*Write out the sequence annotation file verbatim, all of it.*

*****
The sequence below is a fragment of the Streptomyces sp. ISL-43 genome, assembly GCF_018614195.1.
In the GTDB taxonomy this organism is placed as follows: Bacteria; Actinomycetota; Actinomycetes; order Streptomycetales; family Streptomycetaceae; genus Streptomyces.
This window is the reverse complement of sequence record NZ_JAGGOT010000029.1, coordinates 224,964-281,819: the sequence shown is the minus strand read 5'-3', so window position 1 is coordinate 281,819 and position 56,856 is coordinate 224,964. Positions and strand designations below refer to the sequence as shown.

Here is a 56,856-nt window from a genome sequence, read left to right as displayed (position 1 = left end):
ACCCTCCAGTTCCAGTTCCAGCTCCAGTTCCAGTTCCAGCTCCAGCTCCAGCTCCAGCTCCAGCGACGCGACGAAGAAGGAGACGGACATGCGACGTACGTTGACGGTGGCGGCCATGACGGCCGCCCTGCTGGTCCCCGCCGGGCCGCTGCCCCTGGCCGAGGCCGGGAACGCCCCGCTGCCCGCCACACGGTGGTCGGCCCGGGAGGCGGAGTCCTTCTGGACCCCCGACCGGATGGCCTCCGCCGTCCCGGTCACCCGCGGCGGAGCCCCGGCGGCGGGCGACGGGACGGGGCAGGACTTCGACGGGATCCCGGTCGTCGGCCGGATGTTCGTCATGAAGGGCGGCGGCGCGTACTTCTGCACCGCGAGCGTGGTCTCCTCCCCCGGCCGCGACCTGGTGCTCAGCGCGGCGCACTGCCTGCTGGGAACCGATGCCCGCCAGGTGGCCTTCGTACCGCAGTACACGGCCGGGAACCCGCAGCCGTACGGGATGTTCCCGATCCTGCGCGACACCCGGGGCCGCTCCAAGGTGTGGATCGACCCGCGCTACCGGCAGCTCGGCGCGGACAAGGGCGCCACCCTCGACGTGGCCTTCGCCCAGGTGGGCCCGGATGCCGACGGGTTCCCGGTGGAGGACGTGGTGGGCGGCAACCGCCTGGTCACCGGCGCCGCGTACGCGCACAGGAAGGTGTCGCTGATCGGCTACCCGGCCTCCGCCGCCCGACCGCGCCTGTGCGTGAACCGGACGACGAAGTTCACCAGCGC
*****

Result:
The sequence below is a fragment of the Streptomyces sp. ISL-43 genome, assembly GCF_018614195.1.
In the GTDB taxonomy this organism is placed as follows: Bacteria; Actinomycetota; Actinomycetes; order Streptomycetales; family Streptomycetaceae; genus Streptomyces.
This window is the reverse complement of sequence record NZ_JAGGOT010000029.1, coordinates 224,964-281,819: the sequence shown is the minus strand read 5'-3', so window position 1 is coordinate 281,819 and position 56,856 is coordinate 224,964. Positions and strand designations below refer to the sequence as shown.

Here is a 56,856-nt window from a genome sequence, read left to right as displayed (position 1 = left end):
ACCCTCCAGTTCCAGTTCCAGCTCCAGTTCCAGTTCCAGCTCCAGCTCCAGCTCCAGCTCCAGCGACGCGACGAAGAAGGAGACGGACATGCGACGTACGTTGACGGTGGCGGCCATGACGGCCGCCCTGCTGGTCCCCGCCGGGCCGCTGCCCCTGGCCGAGGCCGGGAACGCCCCGCTGCCCGCCACACGGTGGTCGGCCCGGGAGGCGGAGTCCTTCTGGACCCCCGACCGGATGGCCTCCGCCGTCCCGGTCACCCGCGGCGGAGCCCCGGCGGCGGGCGACGGGACGGGGCAGGACTTCGACGGGATCCCGGTCGTCGGCCGGATGTTCGTCATGAAGGGCGGCGGCGCGTACTTCTGCACCGCGAGCGTGGTCTCCTCCCCCGGCCGCGACCTGGTGCTCAGCGCGGCGCACTGCCTGCTGGGAACCGATGCCCGCCAGGTGGCCTTCGTACCGCAGTACACGGCCGGGAACCCGCAGCCGTACGGGATGTTCCCGATCCTGCGCGACACCCGGGGCCGCTCCAAGGTGTGGATCGACCCGCGCTACCGGCAGCTCGGCGCGGACAAGGGCGCCACCCTCGACGTGGCCTTCGCCCAGGTGGGCCCGGATGCCGACGGGTTCCCGGTGGAGGACGTGGTGGGCGGCAACCGCCTGGTCACCGGCGCCGCGTACGCGCACAGGAAGGTGTCGCTGATCGGCTACCCGGCCTCCGCCGCCCGACCGCGCCTGTGCGTGAACCGGACGACGAAGTTCACCAGCGC